A few must-do’s in Bryce:
- Visit the viewpoints (my favorites were Bryce Point, Inspiration Point, Agua Canyon, and Rainbow Point, but they’re all worth seeing in my opinion – we saw them all).
- Hike the Queens Garden/Navajo Loop Trail (3 miles)
- Sunset at Sunrise Point or Inspiration Point (both great choices)
- Thor’s Hammer
- Mossy Cave Trail
After a long day of hiking, exploring, and photographing, we set out to Capital Reef National Park (about 2 ½ hours away).
Where We Stayed: Broken Spur Inn & Steakhouse (in Torrey, UT)
Day 3: Capital Reef National Park
Most people miss this area when they’re heading to the National Parks in Utah, and we definitely felt it! Less crowds than at popular Bryce and Zion, but in my opinion, it’s definitely one you shouldn’t miss!
It wasn’t as astounding as the others, but still worth a stop if you’re in the vicinity anyways. It’s not much of a detour and worth a half-days’ time, at least. Plus, the pie! You earned it. Capital Reefs’ remoteness just adds to the peace factor.
What we did:
The day started out FREEEZING (who knew late March in southern Utah would be cold?!), and were glad we had the car to get us around. We opted to drive throughout the park, stopping at various points on the Scenic Drive.
We feasted on the most massive cinnamon bun I’ve ever encountered at the Gifford House, and were both quite satisfied with our lunch decision. The afternoon finished off with a short hike and some petroglyph sightings.
A few must-do’s in Capital Reef:
- Indulge in some pie (and massive cinnamon buns) from the Gifford House (!!!)
- Admire the views on the Scenic Drive
- Check out the petroglyphs
- Goosenecks Overlook
- U-Pick Em Orchards (in season)
- Cathedral Valley
The day was over and we drove to Moab, Utah, where we based ourselves for the next 3 nights. Expect the drive to take approximately 2 ½ hours.
Where We Stayed: Gonzo Inn, Moab UT (highly recommended!!!)
Day 4: Canyonlands National Park
The drive from our hotel (Gonzo Inn) was roughly 30 minutes away, so we got an early start. It’s good to know that the park is divided into a few sections, and with only a day here, it’s best to pick out an area ahead of time. We opted for the Island in the Sky District and highly recommend it for those short on time. Plus, it’s the most accessible and most built up for visitors.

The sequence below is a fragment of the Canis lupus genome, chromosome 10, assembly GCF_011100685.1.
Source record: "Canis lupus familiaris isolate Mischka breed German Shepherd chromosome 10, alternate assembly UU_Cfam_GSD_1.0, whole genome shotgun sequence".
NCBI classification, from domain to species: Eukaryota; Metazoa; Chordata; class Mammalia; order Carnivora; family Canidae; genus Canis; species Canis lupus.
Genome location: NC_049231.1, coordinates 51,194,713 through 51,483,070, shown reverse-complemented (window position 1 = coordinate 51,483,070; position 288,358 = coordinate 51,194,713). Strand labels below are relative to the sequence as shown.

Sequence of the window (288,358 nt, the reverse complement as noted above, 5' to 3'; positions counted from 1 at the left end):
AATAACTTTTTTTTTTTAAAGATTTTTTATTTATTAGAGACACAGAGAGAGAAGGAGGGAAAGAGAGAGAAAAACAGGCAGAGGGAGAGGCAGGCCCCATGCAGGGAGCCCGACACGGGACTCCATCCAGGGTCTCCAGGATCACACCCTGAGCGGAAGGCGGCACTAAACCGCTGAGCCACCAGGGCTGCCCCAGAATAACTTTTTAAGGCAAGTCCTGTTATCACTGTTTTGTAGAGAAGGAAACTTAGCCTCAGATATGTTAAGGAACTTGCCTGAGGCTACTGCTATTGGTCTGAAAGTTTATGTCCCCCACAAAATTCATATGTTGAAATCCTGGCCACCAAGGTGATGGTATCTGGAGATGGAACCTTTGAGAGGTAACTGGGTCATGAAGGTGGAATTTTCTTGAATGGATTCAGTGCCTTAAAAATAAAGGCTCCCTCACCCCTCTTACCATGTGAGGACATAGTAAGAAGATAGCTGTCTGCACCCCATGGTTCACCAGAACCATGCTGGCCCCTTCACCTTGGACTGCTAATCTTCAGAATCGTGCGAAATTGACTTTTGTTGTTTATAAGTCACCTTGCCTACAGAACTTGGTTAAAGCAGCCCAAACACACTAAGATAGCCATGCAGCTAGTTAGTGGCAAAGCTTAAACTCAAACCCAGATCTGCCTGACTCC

Special Note: Since you won’t be driving much for the next few days, opt for some fun activities since you’ll have a bit more time! I have some recommendations listed below, but I really advise you take at least one scenic air tour (like this one that covers both Canyonlands and Arches National Park)! Something we desperately wished we planned in advance!
What we did:
Another FREEEEEEEEZING morning, but we braved it (or at least I did – the hubby grugedly came along). Stopped at a bunch of the viewpoints, hiked to Mesa Arch, and ate a super yummy strawberry salad in the car while we waited out a snowstorm (I’m telling ya – the weather is weird, here!).
Once the weather cleared up we ventured out to a few more viewpoints, and then hiked back to Mesa Arch in the clear blue-sky weather.
A few must-do’s in Canyonlands:
- Sunrise at Mesa Arch (short hike)
- Grand View Point Overlook
- Green River Overlook
- Upheaval Dome
- Whale Rock
- Half Day Tour of Canyonlands from Moab: Leave the driving (and navigating) to someone else and explore the Island in the Sky district of Canyonlands National Park on a half-day 4-wheel drive (4WD) tour! See sites with remnants of ancient Pueblo civilizations, canyons that drop 1,000 feet (300 meters) straight down, and parts of the Colorado River.
- See Canyonlands from Above: If you’re a bit tired from hiking and/or want an experience to definitely remember, I highly recommend a Scenic Air tour of Arches and Canyonlands. In 50 minutes, you’ll be able to see all the highlights from both parks as you soar over arches, canyons and rivers. We unfortunately learned about this tour too late and there was no availability left on the date we needed, so I highly recommend you book this in advance.
- Colorado River Rafting: Not only will you explore Canyonlands National Park (Island in the Sky district) by 4-wheel drive (4WD), but you’ll also go white-water rafting! A must-do experience in this area! Buffet lunch included as well! If you’re not keen on rafting down the mighty river, consider a jet boat tour through a calm stretch of the Colorado River south of Moab instead. A great way to beat the heat!
No long drives today! Woo!
Where We Stayed: Gonzo Inn, Moab UT
Day 5: Arches National Park
This is what everyone thinks of when they picture a National Park in Utah. We, unfortunately, had lousy weather, and until we hiked to Delicate Arch the next morning in the sunshine, I was rather underwhelmed. Maybe it was the weather, maybe I was too full from eating too many pancakes that morning, or maybe it didn’t live up to all the hype.
What we did:
We started off the day with a full breakfast at House of Pancakes (bad idea – I was too full to hike!), then explored many of the viewpoints/short hikes to Sand Dune Arch, Landscape Arch, and Balanced Rock. We saved the hike to Delicate Arch for the next morning because I could not bear to see it up close on a cloudy day.
A few must-do’s in Arches:
- Hike to Delicate Arch (you NEED to do this)
- Sand Dune Arch (a favorite on a cloudy day!)
- Landscape Arch
- Double Arch
- Balanced Rock
Suggested Activities in Moab/Arches National Park: